Not that the 435i is dropping the Cadillac on the straights though. The responsiveness of the ATS’s throttle under acceleration is slightly more passive than the 435i but 0-100kph differences are miniscule thanks to smooth changes through the six-speed automatic. Once again though, shifts through the BMW’s eight-speed automatic are crisper, the ratios less spaced and torque appearing much further down the rev range, allowing smoother, more assertive turns of speed than the ATS can manage.
In the Lexus meanwhile, it’s a different story. Performance figures are no less impressive than its rivals here today but truth be told, that 3.5-litre V6 just doesn’t feel fast enough. Indeed, far from being overly abrupt, changes through the eight-speed automatic are beautifully smooth, ironing out any potential drops in momentum as a result and creating, at cruise at least, a silky smooth ride better than that found in either the BMW or the Cadillac. Stay in the high revs though if you’re looking for signs of life from the Lexus V6. The engines linear acceleration is not unpleasant by any means, just a little softer and more remote than we’d been expecting: unless you’re in the upper reaches of the rev range where the true bite can be felt (peak torque appears well over 4000rpm), there’s no real sense of urgency.
Ultimately it’s difficult to give the nod to the Lexus. It’s stunning to behold, is well balanced through the longer turns, offers probably the best ride comfort (despite the mounting of the seats), and you can coax some life from the V6 if you stand on everything. As an everyday model, the refinement and comfort of the drive marks the RC 350 F-Sport out as probably the model most suited to day-to-day drivability. A question mark lingers over the thrill of driving it produces though.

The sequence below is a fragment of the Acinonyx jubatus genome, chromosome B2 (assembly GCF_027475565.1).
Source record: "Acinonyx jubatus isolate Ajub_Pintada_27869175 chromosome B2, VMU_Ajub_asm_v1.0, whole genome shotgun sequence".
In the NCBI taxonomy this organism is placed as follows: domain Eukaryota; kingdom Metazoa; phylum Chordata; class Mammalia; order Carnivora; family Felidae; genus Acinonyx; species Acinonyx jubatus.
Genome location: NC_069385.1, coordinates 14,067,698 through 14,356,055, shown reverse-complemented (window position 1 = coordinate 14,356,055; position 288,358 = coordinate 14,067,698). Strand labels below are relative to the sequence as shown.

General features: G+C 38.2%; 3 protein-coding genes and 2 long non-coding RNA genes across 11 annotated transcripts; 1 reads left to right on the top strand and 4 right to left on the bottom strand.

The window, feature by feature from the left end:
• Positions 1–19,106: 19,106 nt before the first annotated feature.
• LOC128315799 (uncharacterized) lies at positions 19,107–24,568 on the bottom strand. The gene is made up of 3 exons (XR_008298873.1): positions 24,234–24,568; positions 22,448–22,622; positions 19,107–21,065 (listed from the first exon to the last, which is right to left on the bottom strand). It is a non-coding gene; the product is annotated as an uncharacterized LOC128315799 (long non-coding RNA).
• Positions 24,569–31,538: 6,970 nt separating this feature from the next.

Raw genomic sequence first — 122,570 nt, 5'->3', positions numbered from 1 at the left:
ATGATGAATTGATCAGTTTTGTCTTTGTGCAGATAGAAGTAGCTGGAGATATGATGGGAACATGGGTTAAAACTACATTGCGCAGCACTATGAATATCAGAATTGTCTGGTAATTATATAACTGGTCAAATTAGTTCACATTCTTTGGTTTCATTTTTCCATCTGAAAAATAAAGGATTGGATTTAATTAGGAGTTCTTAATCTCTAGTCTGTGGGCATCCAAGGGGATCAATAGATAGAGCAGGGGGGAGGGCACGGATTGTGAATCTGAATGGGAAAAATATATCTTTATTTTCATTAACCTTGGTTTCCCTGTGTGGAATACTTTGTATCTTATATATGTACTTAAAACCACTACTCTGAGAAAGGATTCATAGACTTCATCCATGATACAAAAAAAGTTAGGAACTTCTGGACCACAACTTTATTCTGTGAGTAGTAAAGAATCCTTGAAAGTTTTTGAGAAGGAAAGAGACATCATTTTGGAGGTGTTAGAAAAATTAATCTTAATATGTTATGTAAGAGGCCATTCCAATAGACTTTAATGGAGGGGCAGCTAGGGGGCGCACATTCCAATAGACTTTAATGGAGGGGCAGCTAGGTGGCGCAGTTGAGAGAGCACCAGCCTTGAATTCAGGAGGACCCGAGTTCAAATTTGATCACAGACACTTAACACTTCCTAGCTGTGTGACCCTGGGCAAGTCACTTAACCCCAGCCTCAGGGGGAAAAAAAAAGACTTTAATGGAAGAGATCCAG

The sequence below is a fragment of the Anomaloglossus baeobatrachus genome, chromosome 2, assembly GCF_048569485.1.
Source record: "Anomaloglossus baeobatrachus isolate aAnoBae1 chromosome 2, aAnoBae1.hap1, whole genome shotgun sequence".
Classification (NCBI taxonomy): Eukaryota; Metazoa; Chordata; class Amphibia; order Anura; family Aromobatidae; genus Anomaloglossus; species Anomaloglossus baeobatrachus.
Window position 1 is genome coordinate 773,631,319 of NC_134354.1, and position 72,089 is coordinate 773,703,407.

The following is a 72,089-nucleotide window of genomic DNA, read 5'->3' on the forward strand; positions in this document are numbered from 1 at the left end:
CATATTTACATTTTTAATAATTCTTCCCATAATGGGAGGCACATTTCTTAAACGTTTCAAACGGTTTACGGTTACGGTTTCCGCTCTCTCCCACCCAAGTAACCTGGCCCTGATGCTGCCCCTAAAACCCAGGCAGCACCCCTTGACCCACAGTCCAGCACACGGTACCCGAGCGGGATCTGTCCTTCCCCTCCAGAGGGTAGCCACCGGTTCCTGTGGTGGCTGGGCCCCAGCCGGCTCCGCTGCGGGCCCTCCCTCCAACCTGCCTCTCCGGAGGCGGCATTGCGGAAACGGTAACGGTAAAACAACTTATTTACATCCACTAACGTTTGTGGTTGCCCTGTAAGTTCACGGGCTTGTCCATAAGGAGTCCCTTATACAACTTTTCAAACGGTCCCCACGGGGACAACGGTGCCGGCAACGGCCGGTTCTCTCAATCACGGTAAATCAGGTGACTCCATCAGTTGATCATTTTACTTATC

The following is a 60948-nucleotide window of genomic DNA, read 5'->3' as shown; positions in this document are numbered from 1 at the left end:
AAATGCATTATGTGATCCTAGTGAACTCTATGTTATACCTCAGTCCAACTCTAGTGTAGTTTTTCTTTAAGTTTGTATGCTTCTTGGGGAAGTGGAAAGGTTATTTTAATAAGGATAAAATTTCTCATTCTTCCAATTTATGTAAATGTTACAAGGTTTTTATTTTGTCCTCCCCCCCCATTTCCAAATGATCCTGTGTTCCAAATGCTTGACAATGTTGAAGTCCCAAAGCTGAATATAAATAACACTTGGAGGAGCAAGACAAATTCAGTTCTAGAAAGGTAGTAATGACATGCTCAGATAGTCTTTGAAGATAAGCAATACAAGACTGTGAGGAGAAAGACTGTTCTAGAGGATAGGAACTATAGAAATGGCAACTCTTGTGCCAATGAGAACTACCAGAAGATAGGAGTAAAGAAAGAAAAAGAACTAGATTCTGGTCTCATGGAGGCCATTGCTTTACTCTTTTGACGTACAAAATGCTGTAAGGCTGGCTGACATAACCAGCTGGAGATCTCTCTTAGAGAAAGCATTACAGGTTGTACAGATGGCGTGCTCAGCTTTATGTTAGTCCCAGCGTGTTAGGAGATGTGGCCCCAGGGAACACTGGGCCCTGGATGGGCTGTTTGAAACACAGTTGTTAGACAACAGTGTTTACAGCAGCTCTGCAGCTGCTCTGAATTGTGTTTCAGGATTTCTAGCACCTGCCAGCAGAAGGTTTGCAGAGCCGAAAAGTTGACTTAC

The Cadillac on the other hand is another matter. A newboy the ATS Coupe might be, but it boasts the most elegant cabin, nice responsive steering, vigorous turns of speed and surprisingly direct handling: that it could keep the BMW in its sights came as a bit of a surprise to all of us. Still though, formidable as the ATS has proven, it too doesn’t quite make the grade. Sharp enough, yes, but slightly less smooth power output, less direct changes through its six-speed box and a hair more lean means it can’t quite overhaul the 4 Series either. It gets close, it gets very very close, but the benchmark is still out of reach.
For BMW then, the deft balance between comfort and potency, sharp handling and a slightly wayward back-end means the 435i retains its bulls eye, even despite an unnecessarily complicated cabin design and a rather neutral character in Comfort. How long it remains the benchmark, given opposition from not only old rivals Audi and Mercedes but comparatively new ones from Cadillac and Lexus, remains to be seen.
Full tech specs available on page 2